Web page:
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A socialist newsweekly published in the interests of working people
Vol. 72/No. 47      December 1, 2008

 
(lead article)
2,000 in N.Y. protest killing of immigrant
County measures encouraged attacks
 
El Diario-La Prensa/Manny Patiño
Protesters at vigil November 14 in Patchogue, New York, demand justice for Ecuadoran immigrant Marcelo Lucero, who was stabbed to death in a racist attack by a gang a week earlier.

BY CINDY JAQUITH  
PATCHOGUE, New York—More than 2,000 people turned out for a candlelight vigil November 14 to demand justice for Ecuadoran immigrant Marcelo Lucero, who was stabbed to death here in a racist anti-immigrant lynching by a gang of youth November 8. Seven local high school students have been arrested for the crime.

Lucero, 38, worked as a presser at a dry cleaning shop. Construction workers, landscapers, janitors, and day laborers, along with their families, converged for the vigil on the spot where he was murdered. Most were Ecuadoran, but some U.S.-born residents of the area joined them, as did immigrant rights activists. Protesters also came from New York City, New Jersey, and Connecticut. Simultaneously, residents in Lucero’s hometown of Gualaceo, Ecuador, also gathered, some listening to the speeches here via cell phone.

Patchogue is located in Suffolk County, Long Island, notorious for the anti-immigrant policies of government officials. Suffolk County Executive Steve Levy, a Democrat, has pushed through laws barring landlords from renting to workers without papers, contractors from hiring employees who do not have work authorization, and restrictions on where day laborers may gather to seek work. Levy initially told Newsday that Lucero’s killing was getting blown out of proportion because the media wanted to slander his administration. In any other county, he said, the murder would be “a one-day story.” He later had to apologize.

At the vigil many people waved signs calling for “Justicia para Marcelo” (Justice for Marcelo). One man held a sign saying, “Not a one-day story.” An Ecuadoran stood on the roof of a house with a huge sign reading, “Crimes of hate in Suffolk are the fruits of Steve Levy.”

The government’s attacks on immigrant workers has emboldened rightist forces in this county. In 2000 two day laborers were offered a job in the nearby town of Farmingville and taken to an isolated location where two racists beat them within inches of their lives. In 2003 a Mexican family’s home in Farmingville was firebombed.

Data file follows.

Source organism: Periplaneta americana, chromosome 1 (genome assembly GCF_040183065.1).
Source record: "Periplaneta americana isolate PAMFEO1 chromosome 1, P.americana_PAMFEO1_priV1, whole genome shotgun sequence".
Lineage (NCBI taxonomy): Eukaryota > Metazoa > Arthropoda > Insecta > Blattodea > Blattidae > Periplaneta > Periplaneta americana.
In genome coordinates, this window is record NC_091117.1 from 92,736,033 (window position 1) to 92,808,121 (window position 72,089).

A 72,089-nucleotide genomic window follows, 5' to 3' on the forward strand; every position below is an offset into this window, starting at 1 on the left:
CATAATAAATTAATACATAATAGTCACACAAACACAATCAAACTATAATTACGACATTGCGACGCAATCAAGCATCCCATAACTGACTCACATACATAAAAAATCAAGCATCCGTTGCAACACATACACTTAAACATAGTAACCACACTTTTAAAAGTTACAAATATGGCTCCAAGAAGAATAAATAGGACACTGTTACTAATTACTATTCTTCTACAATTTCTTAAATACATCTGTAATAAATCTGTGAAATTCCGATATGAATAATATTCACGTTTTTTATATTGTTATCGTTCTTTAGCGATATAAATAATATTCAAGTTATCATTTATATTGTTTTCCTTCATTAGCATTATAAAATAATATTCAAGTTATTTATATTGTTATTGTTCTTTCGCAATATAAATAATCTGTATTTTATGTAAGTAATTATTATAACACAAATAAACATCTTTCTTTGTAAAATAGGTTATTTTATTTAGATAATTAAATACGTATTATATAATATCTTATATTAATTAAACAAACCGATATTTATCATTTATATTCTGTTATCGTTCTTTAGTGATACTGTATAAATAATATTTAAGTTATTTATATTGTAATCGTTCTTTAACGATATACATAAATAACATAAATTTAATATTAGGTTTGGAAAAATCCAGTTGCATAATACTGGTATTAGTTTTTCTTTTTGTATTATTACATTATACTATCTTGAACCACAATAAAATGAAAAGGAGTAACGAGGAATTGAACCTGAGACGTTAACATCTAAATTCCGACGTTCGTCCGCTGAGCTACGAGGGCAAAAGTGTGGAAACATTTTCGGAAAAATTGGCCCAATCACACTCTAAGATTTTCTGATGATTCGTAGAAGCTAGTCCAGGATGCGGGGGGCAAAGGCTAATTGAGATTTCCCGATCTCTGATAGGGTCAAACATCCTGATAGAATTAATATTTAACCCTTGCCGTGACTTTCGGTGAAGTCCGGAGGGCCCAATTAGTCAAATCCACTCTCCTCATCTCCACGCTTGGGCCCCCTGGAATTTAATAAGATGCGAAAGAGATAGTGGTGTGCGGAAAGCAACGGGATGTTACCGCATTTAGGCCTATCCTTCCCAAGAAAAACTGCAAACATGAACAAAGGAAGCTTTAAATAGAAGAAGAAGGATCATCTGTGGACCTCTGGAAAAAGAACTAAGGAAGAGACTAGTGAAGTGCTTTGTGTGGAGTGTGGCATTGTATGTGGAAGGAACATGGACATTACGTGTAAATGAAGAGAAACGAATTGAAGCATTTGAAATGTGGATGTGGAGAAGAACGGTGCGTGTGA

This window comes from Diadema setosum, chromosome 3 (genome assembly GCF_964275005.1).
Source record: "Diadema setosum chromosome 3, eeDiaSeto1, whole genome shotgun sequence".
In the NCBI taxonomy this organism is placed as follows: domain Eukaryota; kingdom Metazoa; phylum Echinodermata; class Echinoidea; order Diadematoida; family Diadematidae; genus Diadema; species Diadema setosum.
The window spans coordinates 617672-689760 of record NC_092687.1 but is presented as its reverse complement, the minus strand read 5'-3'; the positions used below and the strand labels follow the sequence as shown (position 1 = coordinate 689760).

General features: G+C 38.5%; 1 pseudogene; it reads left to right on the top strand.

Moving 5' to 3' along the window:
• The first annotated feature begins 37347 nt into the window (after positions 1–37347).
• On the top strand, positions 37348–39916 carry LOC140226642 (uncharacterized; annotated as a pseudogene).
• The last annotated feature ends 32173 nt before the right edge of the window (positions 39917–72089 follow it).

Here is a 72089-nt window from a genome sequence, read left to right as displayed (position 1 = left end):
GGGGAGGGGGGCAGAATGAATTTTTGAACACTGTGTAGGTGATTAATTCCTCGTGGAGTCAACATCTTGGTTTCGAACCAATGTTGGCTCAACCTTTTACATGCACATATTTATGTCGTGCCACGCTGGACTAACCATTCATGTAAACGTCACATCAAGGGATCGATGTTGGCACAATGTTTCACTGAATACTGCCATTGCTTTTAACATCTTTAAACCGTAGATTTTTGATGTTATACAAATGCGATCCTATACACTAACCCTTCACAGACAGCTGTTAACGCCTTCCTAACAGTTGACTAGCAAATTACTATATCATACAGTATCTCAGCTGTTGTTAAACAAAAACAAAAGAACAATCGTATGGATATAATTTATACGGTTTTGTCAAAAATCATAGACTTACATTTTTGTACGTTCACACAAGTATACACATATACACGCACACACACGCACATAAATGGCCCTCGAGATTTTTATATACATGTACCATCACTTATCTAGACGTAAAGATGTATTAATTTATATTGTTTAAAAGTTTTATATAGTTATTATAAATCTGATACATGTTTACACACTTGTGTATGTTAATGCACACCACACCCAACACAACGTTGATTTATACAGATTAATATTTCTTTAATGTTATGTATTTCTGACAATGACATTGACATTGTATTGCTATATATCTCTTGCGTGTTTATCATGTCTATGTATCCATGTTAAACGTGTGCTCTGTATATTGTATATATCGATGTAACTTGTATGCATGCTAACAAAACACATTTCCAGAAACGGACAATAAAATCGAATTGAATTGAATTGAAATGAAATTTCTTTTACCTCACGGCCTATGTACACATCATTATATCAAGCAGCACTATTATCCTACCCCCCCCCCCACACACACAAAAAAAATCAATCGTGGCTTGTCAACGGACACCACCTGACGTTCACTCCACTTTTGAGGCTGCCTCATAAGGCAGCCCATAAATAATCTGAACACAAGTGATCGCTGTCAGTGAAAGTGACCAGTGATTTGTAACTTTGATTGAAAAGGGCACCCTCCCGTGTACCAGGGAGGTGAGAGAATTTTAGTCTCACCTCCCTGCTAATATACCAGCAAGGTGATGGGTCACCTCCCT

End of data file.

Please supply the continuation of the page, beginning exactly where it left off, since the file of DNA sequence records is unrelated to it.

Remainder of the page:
Fernando Lucero, no relation to Marcelo, works as a framer in construction. Interviewed at the vigil, he said immigrants are frequently subject to verbal harassment on the streets.

Rafael, a landscaper from Ecuador who asked that his full name not be used, said that landlords charge immigrants who can’t produce documents hundreds of dollars more for rent. The housing is filthy, he added. His tiny daughter pulled at his sleeve and yelled, “Tell her about the rats!”

“Anything you try to do is a problem,” Rafael said, “buying a car, going to the hospital.” The bosses also abuse undocumented immigrants. He has worked for the same company for three years and has never gotten a raise. Rafael does not receive overtime pay regardless of how many hours he puts in. “We need a union,” he said.

Armando, an unemployed construction worker from Bensonhurst, Brooklyn, came to the vigil on a bus organized by several Ecuadoran groups. He is active in Proyecto de Trabajadores Latinoamericanos (Latin American Workers Project). Many undocumented workers, he said, are not even paid minimum wage.

The lynching of Lucero “is outrageous,” said Elbidio Molina, who came with 20 other janitors belonging to Local 32BJ of the Service Employees International Union. A fellow union member in the delegation added that “being African American, we’ve been through this.”

A broad speakers platform at the vigil reflected the deep opposition the killing has provoked. A young construction worker, and member of the glaziers union in Manhattan, spoke about the abuses immigrant workers face in that industry and the importance of labor solidarity with them. Arturo Vilches from the Workplace Project addressed the crowd, noting the refusal of many employers to provide medical care to immigrant workers injured on the job. Daphne Irizarry of the Long Island Teachers Association and Lucius Ware, representing the East Long Island NAACP, also spoke.

Lucero’s brother Joselo and a host of Ecuadoran organizations addressed the rally. The Ecuadoran consul-general has called for prosecutors to upgrade charges against Jeffrey Conroy, accused of stabbing Lucero, from first-degree manslaughter as a hate crime to second-degree murder. The other six youth are charged with gang assault.

New York State Senate minority leader Malcolm Smith spoke, urging “swift action against those that committed this crime.” Patchogue mayor Paul Pontieri also appeared. As he started speaking many workers chanted “Justicia!” and “Criminales!” (Criminals). Pontieri sought to dampen the crowd’s militancy, saying, “Yes, it’s true this is for justice. But we also have to see ourselves as a community.”

The Long Island Immigrant Alliance has called for another demonstration at the Suffolk County legislature building in nearby Hauppauge December 2.
 
 
Related articles:
Justice for Marcelo Lucero!

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